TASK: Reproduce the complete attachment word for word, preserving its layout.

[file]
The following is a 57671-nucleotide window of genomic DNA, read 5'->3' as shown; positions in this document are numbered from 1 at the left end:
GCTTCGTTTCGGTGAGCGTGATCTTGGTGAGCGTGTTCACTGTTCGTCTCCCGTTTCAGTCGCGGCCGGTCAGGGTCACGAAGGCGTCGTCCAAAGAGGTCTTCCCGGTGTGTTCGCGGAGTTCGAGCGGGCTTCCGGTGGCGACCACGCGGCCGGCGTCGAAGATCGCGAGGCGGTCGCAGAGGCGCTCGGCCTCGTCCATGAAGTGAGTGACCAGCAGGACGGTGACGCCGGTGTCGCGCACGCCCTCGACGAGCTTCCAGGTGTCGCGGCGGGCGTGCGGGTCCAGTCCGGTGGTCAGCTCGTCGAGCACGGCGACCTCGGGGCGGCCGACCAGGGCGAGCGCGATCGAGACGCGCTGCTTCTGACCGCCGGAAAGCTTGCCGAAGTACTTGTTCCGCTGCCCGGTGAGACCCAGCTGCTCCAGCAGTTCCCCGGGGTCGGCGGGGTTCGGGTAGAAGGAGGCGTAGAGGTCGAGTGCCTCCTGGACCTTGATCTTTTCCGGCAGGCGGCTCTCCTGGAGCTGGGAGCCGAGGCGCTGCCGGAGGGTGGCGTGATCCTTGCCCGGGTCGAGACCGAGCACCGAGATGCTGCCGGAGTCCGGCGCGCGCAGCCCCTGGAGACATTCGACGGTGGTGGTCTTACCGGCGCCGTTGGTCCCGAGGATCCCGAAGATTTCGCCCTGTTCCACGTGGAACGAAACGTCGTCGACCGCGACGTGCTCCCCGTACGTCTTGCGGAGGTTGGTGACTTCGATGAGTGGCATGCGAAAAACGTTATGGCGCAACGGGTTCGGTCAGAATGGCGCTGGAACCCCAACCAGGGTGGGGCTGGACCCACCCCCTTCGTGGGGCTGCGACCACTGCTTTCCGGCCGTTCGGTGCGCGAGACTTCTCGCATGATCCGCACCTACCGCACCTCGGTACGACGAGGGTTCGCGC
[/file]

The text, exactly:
The following is a 57671-nucleotide window of genomic DNA, read 5'->3' as shown; positions in this document are numbered from 1 at the left end:
GCTTCGTTTCGGTGAGCGTGATCTTGGTGAGCGTGTTCACTGTTCGTCTCCCGTTTCAGTCGCGGCCGGTCAGGGTCACGAAGGCGTCGTCCAAAGAGGTCTTCCCGGTGTGTTCGCGGAGTTCGAGCGGGCTTCCGGTGGCGACCACGCGGCCGGCGTCGAAGATCGCGAGGCGGTCGCAGAGGCGCTCGGCCTCGTCCATGAAGTGAGTGACCAGCAGGACGGTGACGCCGGTGTCGCGCACGCCCTCGACGAGCTTCCAGGTGTCGCGGCGGGCGTGCGGGTCCAGTCCGGTGGTCAGCTCGTCGAGCACGGCGACCTCGGGGCGGCCGACCAGGGCGAGCGCGATCGAGACGCGCTGCTTCTGACCGCCGGAAAGCTTGCCGAAGTACTTGTTCCGCTGCCCGGTGAGACCCAGCTGCTCCAGCAGTTCCCCGGGGTCGGCGGGGTTCGGGTAGAAGGAGGCGTAGAGGTCGAGTGCCTCCTGGACCTTGATCTTTTCCGGCAGGCGGCTCTCCTGGAGCTGGGAGCCGAGGCGCTGCCGGAGGGTGGCGTGATCCTTGCCCGGGTCGAGACCGAGCACCGAGATGCTGCCGGAGTCCGGCGCGCGCAGCCCCTGGAGACATTCGACGGTGGTGGTCTTACCGGCGCCGTTGGTCCCGAGGATCCCGAAGATTTCGCCCTGTTCCACGTGGAACGAAACGTCGTCGACCGCGACGTGCTCCCCGTACGTCTTGCGGAGGTTGGTGACTTCGATGAGTGGCATGCGAAAAACGTTATGGCGCAACGGGTTCGGTCAGAATGGCGCTGGAACCCCAACCAGGGTGGGGCTGGACCCACCCCCTTCGTGGGGCTGCGACCACTGCTTTCCGGCCGTTCGGTGCGCGAGACTTCTCGCATGATCCGCACCTACCGCACCTCGGTACGACGAGGGTTCGCGC